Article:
THE CHILDREN'S REPUBLIC by Hannah Moscovitch has an interesting history and powerful subject matter. It was begun as a project at the Ottawa School of Speech and Drama when Leon Gluzman, a benefactor of the school, told the students of his life in the orphanage of Dr. Janusz Korczak in Warsaw in the 1920s.
Dr. Korczak, a Polish-Jewish pediatrician, author and champion of children's rights, stayed with the children when the orphanage was forced into the Warsaw Ghetto in 1940, despite offers of safety. He remained with them when in 1942 the children and a dozen staff members were deported to the Treblinka extermination camp. The play tells not only of Dr. Korczak's efforts to protect the children, but also the effects of his care on six of the children.
Camillia Koo's costumes are good, especially the children's shoes. Her set is very creative - a contrast between spartan wooden straight-backed chairs and elaborately painted doors set upstage in a scrim. About twenty chairs are suspended behind the scrim at various levels, each containing a single object such as a teddy bear, a violin, or a potted geranium.
Jock Munro has lit the play beautifully and creates magical effects with his lighting of the suspended chairs. Marc Desormeaux has composed lovely music and has created a terrific soundscape, both of which are very effective. Nick Carpenter has done a fine job with the live music.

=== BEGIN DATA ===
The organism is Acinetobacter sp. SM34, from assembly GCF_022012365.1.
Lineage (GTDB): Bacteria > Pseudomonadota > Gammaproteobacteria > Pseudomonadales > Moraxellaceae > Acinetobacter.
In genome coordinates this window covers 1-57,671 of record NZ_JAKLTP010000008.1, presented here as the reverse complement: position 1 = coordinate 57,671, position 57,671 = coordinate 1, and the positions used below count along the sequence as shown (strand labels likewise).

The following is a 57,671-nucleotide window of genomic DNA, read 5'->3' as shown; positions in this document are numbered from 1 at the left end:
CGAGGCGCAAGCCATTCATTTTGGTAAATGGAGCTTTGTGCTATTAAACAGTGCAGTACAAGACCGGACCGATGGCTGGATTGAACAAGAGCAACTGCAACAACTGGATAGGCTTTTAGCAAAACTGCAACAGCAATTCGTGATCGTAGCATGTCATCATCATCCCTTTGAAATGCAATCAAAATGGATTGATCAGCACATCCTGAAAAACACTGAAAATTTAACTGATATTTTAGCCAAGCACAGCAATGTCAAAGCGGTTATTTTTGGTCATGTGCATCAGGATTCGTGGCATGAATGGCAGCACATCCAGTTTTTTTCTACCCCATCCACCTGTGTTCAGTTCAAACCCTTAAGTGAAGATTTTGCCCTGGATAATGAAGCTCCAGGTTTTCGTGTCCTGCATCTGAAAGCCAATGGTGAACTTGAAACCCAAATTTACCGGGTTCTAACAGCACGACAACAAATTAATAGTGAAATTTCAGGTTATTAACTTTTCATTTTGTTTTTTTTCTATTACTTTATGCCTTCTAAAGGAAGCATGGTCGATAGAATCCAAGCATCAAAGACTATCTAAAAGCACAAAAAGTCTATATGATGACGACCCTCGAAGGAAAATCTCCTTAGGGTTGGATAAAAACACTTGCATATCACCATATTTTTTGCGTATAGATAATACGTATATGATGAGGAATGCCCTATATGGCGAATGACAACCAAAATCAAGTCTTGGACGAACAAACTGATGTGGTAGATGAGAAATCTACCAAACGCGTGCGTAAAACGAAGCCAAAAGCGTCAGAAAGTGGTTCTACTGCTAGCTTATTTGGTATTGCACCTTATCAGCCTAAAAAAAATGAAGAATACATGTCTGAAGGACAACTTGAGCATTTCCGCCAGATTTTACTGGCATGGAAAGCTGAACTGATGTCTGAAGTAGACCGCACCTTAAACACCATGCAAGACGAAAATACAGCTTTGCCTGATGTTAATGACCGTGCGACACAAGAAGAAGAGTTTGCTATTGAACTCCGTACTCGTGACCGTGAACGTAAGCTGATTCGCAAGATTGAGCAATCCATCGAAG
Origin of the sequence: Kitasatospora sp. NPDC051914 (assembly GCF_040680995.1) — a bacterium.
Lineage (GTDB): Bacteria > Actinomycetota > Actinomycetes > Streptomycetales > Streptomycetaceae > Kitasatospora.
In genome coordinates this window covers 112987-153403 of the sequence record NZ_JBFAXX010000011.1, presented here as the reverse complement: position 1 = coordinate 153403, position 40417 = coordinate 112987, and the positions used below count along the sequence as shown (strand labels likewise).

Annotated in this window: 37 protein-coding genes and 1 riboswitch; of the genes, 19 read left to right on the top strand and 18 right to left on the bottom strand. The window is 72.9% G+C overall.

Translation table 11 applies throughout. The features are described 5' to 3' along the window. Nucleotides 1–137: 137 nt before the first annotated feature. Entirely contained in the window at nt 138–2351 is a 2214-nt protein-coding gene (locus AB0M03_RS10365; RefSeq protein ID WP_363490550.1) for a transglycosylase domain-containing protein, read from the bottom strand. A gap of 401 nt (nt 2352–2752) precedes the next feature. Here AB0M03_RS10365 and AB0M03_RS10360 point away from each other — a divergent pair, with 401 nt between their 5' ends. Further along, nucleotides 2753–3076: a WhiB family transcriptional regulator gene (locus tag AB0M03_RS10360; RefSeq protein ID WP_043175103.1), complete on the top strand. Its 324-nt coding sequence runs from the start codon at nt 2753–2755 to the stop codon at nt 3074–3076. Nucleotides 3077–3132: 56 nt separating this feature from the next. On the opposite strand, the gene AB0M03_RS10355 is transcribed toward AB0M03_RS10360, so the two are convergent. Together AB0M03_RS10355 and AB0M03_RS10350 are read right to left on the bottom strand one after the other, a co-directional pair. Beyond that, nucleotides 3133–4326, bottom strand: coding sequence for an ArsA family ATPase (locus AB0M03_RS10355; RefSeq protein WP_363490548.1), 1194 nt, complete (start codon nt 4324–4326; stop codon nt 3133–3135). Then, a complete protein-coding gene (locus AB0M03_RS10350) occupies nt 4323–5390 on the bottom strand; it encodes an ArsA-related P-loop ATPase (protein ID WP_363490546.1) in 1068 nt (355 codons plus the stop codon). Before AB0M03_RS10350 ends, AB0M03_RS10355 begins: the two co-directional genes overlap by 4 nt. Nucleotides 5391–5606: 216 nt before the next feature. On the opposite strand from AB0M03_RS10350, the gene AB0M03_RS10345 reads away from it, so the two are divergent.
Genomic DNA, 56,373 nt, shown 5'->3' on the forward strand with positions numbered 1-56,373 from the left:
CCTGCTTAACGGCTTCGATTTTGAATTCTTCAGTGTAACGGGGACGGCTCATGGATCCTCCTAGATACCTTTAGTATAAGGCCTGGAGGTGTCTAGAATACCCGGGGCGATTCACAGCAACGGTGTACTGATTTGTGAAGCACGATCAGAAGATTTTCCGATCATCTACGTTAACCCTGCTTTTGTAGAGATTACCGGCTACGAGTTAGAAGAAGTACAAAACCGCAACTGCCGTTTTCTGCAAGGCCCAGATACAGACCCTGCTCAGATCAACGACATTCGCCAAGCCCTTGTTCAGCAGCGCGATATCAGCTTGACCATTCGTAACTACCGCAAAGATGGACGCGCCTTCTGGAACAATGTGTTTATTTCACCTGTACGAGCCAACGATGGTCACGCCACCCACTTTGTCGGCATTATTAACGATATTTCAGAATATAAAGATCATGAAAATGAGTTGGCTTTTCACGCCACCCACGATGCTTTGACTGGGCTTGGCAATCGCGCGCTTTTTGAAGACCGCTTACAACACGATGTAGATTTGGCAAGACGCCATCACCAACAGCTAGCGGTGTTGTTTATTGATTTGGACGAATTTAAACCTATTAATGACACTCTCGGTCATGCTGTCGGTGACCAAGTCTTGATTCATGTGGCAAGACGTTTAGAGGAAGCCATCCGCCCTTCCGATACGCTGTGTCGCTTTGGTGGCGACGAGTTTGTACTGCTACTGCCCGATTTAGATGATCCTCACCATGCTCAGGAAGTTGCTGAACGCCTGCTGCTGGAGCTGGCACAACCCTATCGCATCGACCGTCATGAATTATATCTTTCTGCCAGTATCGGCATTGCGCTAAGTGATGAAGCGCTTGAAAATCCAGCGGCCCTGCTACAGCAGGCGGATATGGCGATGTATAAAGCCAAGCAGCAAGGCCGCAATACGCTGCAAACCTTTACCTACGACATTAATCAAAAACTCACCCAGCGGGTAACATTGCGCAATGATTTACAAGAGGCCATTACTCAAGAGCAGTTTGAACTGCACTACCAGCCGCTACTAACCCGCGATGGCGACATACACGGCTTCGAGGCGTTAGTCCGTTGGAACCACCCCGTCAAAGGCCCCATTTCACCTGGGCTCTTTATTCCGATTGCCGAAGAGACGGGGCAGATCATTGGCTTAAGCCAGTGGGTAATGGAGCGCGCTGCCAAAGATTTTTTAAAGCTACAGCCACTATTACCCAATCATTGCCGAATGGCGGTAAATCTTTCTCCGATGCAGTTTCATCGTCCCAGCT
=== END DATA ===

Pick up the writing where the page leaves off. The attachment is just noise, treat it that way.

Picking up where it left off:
As for the cast, Sarah McVie is very good in multiple roles, especially as Helinka. As Stefa, Dr. Korczak's closest associate, Kate Hurman lets us see the warmth under her stern demeanor. She's particularly good in the photography scene.
Peter Froelich gives well-rounded performances in two different roles. We understand the two characters and their relationships to Dr. Korczak. As for Paul Rainville as Dr. Korczak, he can say more with a look than many actors can with a paragraph. He and Mr. Froelich are both fine actors and it's a treat to see them together.
The six children in the play do professional jobs. Hannah Kaya as Mettye comes the closest to a well-rounded performance, while Leah Morris as Sara is an excellent budding violinist. This is difficult material for healthy young Canadians. They're well trained and obviously understand it intellectually. However they're unable to understand and convey emotionally the fear and physical privation involved. It's a lot to ask.
Director Janet Irwin has done a fine job of directing and staging the play to maintain a flow with a script that often seems episodic. There's also too much we don't know. For example, what is the relationship between Stefa and Dr. Korczak? Are they married? Such questions need to be answered in the play, not the program notes.
This is good beginning for a play about a fascinating character. Dr. Korczak's ideas were adopted by the UN in the Convention of the Rights of the Child in 1989 and his orphanage is still in existence today. To quote the Dr., "Children are not the people of tomorrow; they are people today."
On a scale of one to five the GCTC/Ottawa School of Speech and Drama co-production of THE CHILDREN'S REPUBLIC gets four solar panels. For North Country Public Radio I'm Connie Meng.